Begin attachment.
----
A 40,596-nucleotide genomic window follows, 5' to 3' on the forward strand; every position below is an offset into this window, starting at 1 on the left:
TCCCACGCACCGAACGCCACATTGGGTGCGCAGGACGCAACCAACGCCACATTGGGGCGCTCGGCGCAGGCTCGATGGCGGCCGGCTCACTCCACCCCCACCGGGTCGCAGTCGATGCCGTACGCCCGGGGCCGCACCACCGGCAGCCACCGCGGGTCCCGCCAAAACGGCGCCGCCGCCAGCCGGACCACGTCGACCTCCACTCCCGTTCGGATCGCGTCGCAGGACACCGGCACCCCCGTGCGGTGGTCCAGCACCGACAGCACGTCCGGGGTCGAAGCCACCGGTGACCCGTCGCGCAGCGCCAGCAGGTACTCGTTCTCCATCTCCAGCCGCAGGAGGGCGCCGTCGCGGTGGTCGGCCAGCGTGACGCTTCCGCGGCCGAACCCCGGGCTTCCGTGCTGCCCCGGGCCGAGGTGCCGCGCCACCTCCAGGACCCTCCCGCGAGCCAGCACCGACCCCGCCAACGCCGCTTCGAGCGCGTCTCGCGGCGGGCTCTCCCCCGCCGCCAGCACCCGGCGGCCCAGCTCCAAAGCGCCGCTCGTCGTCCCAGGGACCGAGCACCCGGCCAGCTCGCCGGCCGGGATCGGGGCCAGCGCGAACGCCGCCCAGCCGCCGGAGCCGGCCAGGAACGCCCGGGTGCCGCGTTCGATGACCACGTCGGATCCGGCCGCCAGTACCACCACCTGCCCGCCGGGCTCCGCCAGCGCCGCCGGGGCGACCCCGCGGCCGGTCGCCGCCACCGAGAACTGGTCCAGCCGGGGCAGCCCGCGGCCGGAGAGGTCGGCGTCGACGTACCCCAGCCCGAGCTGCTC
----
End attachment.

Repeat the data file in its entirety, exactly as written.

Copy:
A 40,596-nucleotide genomic window follows, 5' to 3' on the forward strand; every position below is an offset into this window, starting at 1 on the left:
TCCCACGCACCGAACGCCACATTGGGTGCGCAGGACGCAACCAACGCCACATTGGGGCGCTCGGCGCAGGCTCGATGGCGGCCGGCTCACTCCACCCCCACCGGGTCGCAGTCGATGCCGTACGCCCGGGGCCGCACCACCGGCAGCCACCGCGGGTCCCGCCAAAACGGCGCCGCCGCCAGCCGGACCACGTCGACCTCCACTCCCGTTCGGATCGCGTCGCAGGACACCGGCACCCCCGTGCGGTGGTCCAGCACCGACAGCACGTCCGGGGTCGAAGCCACCGGTGACCCGTCGCGCAGCGCCAGCAGGTACTCGTTCTCCATCTCCAGCCGCAGGAGGGCGCCGTCGCGGTGGTCGGCCAGCGTGACGCTTCCGCGGCCGAACCCCGGGCTTCCGTGCTGCCCCGGGCCGAGGTGCCGCGCCACCTCCAGGACCCTCCCGCGAGCCAGCACCGACCCCGCCAACGCCGCTTCGAGCGCGTCTCGCGGCGGGCTCTCCCCCGCCGCCAGCACCCGGCGGCCCAGCTCCAAAGCGCCGCTCGTCGTCCCAGGGACCGAGCACCCGGCCAGCTCGCCGGCCGGGATCGGGGCCAGCGCGAACGCCGCCCAGCCGCCGGAGCCGGCCAGGAACGCCCGGGTGCCGCGTTCGATGACCACGTCGGATCCGGCCGCCAGTACCACCACCTGCCCGCCGGGCTCCGCCAGCGCCGCCGGGGCGACCCCGCGGCCGGTCGCCGCCACCGAGAACTGGTCCAGCCGGGGCAGCCCGCGGCCGGAGAGGTCGGCGTCGACGTACCCCAGCCCGAGCTGCTC